In 1972 Clive Palmer, who had left the Incredible String Band in 1967 because he wasn’t taken with their enthusiasm for world mythology, weirdness and ethnic instruments, released a classic of album of mythology, weirdness and ethnic instruments under the unforgettable title of Moyshe McStiff And The Tartan Lancers of the Sacred Heart.
Moyshe is a small but fascinating episode in the Clive Palmer story – a pattern of starting bands, getting a little success and walking away. He’s most famous for co-founding the Incredible String Band with Robin Williamson, at Clive’s Incredible Folk Club in Sauchiehall Street, Glasgow.
An aficionado of ragtime and early 20th century music-hall, Clive never really seemed to belong to any era, whether it was the beatniks or the hippies. Even in 1966, living in a tent pegged down in an Edinburgh flat, he seemed old, or maybe ageless. In the space of 1966-67 he’d recorded the first Incredible String Band album (on which he hardly played at all), left them, travelled through Iran, Afghanistan, Pakistan and India, returned home, spent time in Barlinnie Prison on remand for possession, and declined to join his former bandmates in their rise to psychedelic fame.
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After working with Hamish Imlach and Wizz Jones, his next recording band, in 1968 was the Famous Jug Band (no name-relation to the Incredible String Band, of course!) – then moved to Cornwall where there was a thriving folk scene.
What’s a jug band?
The term comes from the 1910s and 1920s in the southern states of the USA where bands would play home-made instruments. By buzzing his lips into a glass or earthenware jug, one player in each band would fulfil the function of the bassist, providing rhythm and a bassline, copying the tuba’s role in the brass bands of the day. This rough, egalitarian approach to music found its way through the blues into skiffle in the 1950s and from there into rock’n’roll.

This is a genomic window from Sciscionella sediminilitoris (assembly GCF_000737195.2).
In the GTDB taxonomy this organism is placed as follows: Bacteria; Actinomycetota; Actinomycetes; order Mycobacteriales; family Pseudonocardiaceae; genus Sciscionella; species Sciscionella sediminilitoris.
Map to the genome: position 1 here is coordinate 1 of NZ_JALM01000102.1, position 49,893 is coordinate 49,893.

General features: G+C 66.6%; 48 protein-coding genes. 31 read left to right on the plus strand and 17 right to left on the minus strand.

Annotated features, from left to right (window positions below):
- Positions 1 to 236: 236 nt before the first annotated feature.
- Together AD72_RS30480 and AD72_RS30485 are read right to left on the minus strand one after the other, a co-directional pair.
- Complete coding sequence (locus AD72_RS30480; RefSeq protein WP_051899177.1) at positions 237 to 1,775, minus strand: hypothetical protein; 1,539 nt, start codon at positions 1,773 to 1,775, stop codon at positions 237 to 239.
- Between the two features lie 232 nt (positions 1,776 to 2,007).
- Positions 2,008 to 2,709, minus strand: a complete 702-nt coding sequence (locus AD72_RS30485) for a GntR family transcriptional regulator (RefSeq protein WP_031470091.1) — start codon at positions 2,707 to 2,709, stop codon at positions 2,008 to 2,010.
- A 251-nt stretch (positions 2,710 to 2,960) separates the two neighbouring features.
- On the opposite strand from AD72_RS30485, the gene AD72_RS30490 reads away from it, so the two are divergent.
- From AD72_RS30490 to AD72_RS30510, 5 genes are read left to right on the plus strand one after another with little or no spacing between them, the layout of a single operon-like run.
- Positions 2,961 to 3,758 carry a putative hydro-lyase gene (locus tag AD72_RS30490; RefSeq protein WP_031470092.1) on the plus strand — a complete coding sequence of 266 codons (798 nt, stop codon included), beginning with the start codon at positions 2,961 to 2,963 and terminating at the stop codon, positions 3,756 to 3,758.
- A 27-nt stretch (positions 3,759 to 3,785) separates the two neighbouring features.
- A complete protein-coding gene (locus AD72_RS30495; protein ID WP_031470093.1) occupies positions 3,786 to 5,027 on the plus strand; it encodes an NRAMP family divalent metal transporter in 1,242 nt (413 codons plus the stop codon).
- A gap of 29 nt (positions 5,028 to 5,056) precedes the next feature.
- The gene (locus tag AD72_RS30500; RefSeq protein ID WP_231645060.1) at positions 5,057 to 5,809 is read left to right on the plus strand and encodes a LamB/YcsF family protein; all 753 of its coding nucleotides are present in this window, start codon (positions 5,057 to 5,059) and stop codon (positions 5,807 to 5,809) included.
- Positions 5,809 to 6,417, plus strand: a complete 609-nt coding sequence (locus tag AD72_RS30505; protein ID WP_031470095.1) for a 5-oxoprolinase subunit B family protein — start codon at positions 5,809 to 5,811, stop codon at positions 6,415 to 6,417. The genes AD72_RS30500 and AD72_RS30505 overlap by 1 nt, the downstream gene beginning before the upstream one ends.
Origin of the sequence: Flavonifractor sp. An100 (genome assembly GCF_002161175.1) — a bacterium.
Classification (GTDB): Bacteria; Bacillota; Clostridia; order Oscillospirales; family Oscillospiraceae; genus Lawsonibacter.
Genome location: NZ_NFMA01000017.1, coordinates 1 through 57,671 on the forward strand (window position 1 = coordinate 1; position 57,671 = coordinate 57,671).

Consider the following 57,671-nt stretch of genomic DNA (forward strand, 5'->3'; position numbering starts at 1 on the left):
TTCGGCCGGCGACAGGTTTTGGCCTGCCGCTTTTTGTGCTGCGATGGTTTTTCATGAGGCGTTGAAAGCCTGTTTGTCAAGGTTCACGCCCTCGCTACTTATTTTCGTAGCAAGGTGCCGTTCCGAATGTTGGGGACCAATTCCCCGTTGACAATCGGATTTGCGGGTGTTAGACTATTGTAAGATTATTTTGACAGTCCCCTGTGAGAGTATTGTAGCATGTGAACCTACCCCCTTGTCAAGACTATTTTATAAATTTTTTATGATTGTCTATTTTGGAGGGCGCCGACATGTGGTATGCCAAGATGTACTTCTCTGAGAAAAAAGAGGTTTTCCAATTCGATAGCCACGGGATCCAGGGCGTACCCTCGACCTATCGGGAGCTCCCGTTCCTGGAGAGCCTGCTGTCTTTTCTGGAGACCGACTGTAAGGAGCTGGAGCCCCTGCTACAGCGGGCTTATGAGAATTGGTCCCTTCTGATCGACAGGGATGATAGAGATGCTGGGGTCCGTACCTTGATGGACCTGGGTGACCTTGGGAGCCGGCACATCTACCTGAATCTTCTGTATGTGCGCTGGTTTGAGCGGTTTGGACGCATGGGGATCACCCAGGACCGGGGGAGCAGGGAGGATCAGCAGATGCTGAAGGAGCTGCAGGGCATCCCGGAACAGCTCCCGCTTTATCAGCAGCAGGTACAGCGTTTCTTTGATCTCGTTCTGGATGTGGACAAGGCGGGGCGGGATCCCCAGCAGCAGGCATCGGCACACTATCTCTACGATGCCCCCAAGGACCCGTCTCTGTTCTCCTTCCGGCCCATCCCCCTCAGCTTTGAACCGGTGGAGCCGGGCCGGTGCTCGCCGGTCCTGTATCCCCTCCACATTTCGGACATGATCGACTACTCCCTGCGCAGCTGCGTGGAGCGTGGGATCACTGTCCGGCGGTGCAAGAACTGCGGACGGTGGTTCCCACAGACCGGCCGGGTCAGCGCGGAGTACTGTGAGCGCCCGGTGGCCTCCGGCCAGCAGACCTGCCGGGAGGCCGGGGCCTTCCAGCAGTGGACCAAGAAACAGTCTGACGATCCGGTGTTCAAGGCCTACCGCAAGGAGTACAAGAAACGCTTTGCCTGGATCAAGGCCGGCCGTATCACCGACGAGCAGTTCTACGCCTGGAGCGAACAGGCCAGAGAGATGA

Typically for Clive, the Famous Jug Band didn’t restrict themselves to jug band music. Their most celebrated song, A Leaf Must Fall, is a beautiful folk ballad covered by many singers (including me on All The Time In Heaven).
Using up band names like Rizla papers, Clive performed in many lineups -Stockroom Five, Temple Creatures (named after cult prostitutes in the ancient Middle East) and finally, on returning to London, Clive’s Original Band, or COB, with Mick Bennett and John Bidwell.
In 1971 CBS had become interested in what looked like an up-and-coming new genre, progressive folk. They invited some of their more successful artists to produce an album for another artist. Ralph McTell, then a leading light in the folk/acoustic world, was a friend of Clive’s from the Cornwall music scene, and produced the first album by COB, Spirit of Love.
Clive wasn’t that keen on the name, which was suggested by manager Jo Lustig to somehow echo Clive’s history with the more famous Incredible String Band, according to Grahame Hood:
“It suggested that this was the band I had before the one I was in before the one I was in … it sounded a bit stupid to me, but I sort of went along with it because it was nice to make a record.”
Typically for Clive, Spirit of Love sounds like it was dredged up from some misty historical world that you can’t quite place. It’s not fey, English garden stuff; the voices are weary and travel-worn and several of the songs are based on chants that sound like they could continue forever. Spirit of Love didn’t sell particularly well but was acclaimed by folk and even rock critics, and led to a healthy gigging schedule and gave them the scope to spend more time planning and recording a followup. They added a percussionist, Genevieve Val Baker, who brought her sister Demelza, also a percussionist, and recruited Danny Thompson, double-bassist to the stars, for the recording sessions.
Moyshe goes forth